Dog Blog

Keep Dogs From Putting On Pounds During Training

As a dog training professional, you know that positive reinforcement is the best way to shape canine behavior. But all those food rewards can add up and cause pups to gain excess weight during training. How can you and your clients keep dogs from packing on the pounds while still giving them the repetitive rewarding that effective training demands? Read on.

The 10% Rule

temp-post-image

Canine nutritionists recommend that dogs get no more than 10% of their daily caloric intake from treats, with the other 90% coming from a well-balanced nutritional food. A look at a 30-pound dog’s daily caloric requirements shows how easy it is to go over this 10% limit when repetitive rewarding is used in training.

A popular formula for calculating a dog’s total daily caloric Resting Energy Requirement (RER) is: the dog’s weight in kilograms x 30 + 70. This would give our 30-pound (13.6-kilogram) dog a total daily requirement of 478 calories, with about 48 calories (10%) allowed to come from treats. (Keep in mind this is the basic “resting” requirement. The RER formula may be adjusted based on factors like age, activity level and reproductive status, so always consult a veterinarian to find out how many calories any specific dog needs daily.)

Unfortunately, our 30-pound pup can easily be given well over her entire 48-calorie treat allotment in just one training session. Too often, high-fat foods such as cheese are used as training reinforcers. A one-inch cube of cheese may contain 60-110 calories, depending on the type. Even if this cube were to be cut into 8 very tiny pieces (not so easy to do), our example dog could be given only 6 treats a day at most --and a mere 3.5 treats if the highest-fat cheese were used-- without going over the 48-calorie limit. That’s not going to go very far in teaching training commands!

Stay Skinny With Minis

temp-post-image

That’s why it’s so important for trainers and pet parents to choose a training reward that’s not only delicious enough to motivate their canine student, but also low enough in calories that it can be given repeatedly without causing the dog to break the scales. Pet Botanics Mini Training Rewards were designed specifically to meet these training demands.

At just 1.5 calories per treat (1.6 for the Grain-Free version), Pet Botanics Mini Training Rewards are perfect for repetitive rewarding. Our 30-pound dog can consume up to 32 Pet Botanics Mini treats daily without going over the 48-calorie limit. That’s enough for some serious training – plus a few extras left over for showing the pup some love and affection after the lesson is over!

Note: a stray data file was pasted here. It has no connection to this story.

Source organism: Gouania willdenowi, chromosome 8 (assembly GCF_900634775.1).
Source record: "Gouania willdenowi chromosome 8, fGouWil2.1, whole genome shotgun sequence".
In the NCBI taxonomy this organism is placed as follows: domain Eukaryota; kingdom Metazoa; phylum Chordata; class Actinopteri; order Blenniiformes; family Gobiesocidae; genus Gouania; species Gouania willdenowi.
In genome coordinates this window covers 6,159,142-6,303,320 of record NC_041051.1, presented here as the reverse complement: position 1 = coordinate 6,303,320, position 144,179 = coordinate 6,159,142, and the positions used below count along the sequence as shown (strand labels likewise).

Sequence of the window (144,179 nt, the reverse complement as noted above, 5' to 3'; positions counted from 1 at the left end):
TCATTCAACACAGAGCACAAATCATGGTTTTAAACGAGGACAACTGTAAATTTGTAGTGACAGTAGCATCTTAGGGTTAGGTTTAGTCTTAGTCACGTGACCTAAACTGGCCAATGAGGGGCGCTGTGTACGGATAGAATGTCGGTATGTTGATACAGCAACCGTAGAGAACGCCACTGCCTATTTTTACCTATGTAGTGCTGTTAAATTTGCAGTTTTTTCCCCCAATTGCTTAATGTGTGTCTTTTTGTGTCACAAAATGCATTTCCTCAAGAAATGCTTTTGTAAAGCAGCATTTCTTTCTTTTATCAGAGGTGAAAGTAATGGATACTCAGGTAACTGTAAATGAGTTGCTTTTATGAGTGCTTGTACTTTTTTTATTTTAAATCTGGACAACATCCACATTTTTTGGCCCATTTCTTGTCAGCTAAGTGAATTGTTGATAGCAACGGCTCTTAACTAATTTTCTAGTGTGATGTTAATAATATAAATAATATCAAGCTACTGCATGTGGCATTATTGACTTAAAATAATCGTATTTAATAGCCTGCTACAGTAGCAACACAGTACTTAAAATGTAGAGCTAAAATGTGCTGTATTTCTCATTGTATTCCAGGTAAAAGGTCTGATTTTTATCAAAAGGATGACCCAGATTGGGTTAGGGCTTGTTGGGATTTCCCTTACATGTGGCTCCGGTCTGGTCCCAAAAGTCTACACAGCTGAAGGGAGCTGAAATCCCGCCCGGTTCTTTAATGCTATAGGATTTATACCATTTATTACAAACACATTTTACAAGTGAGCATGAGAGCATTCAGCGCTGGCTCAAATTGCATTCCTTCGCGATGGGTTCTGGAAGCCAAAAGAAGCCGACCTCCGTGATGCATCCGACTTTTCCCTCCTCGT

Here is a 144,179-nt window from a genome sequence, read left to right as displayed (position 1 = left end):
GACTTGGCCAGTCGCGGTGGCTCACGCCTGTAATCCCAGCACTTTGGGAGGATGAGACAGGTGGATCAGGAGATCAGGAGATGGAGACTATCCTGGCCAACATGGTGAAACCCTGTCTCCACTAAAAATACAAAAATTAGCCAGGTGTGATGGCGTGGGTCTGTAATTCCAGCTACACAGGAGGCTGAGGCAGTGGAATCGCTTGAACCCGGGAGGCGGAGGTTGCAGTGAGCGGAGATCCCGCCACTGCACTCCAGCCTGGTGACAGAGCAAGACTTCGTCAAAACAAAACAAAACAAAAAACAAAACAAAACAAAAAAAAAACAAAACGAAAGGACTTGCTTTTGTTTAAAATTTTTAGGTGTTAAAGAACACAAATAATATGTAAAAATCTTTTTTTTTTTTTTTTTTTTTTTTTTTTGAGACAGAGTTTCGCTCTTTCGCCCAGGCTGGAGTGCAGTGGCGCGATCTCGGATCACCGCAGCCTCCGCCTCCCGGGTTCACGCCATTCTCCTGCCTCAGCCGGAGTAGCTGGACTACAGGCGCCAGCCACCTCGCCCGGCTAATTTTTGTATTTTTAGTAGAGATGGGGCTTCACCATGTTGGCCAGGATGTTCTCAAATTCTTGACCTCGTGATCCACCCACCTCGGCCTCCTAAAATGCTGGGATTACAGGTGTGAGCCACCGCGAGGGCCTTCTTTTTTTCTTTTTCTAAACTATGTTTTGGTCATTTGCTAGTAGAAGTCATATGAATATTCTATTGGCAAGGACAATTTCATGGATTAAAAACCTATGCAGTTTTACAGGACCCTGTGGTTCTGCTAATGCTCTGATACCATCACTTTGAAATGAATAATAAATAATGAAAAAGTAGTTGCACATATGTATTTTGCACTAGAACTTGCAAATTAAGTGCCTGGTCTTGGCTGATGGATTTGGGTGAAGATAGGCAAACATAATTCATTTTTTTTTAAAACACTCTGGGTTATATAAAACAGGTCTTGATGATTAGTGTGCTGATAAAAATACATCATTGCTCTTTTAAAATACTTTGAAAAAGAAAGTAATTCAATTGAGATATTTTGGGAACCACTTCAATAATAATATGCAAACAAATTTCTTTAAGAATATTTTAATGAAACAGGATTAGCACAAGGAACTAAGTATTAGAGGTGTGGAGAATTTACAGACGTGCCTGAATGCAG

In addition to the Originals, Pet Botanics Minis are available in a Grain-Free version. Original Pet Botanics Minis come in Chicken, Beef, Bacon and Salmon flavors, while the Grain-Free treats are offered in Chicken, Duck Bacon, and Salmon flavors. All Pet Botanics Minis – Original and Grain-Free – are have an irresistible taste that will motivate canine students to perform. This will help shorten the learning curve, without having to use high-fat rewards, allowing dogs to maintain a healthy weight during training. (See the following article for more information about Pet Botanics Mini Training Rewards.)

Intermittent Reinforcement

temp-post-image

Another strategy trainers and pet parents can use to keep pups-in-training from packing on the pounds is to give fewer rewards. Research has shown that once a dog has learned a command or behavior, he may actually retain that behavior better if he is not rewarded every time he performs it.

For example, once a dog reliably obeys the “Sit” command, try withholding the treat reward and giving it to him only every second, third or fourth time he sits on command, varying the intervals. Behaviorists call this intermittent reinforcement.

Intermittent reinforcement can make a dog’s learned behavior very durable. He knows it will eventually pay off so he becomes more focused and will try harder to perform the desired action.

With intermittent reinforcement, it’s truly a case of “less is more,” since you get better training with fewer rewards. When this strategy is combined with a low-calorie, treat that’s also very irresistible – like Pet Botanics Mini Training Rewards – trainers and pet parents have a powerful one-two punch for eliminating the problem of weight gain during training.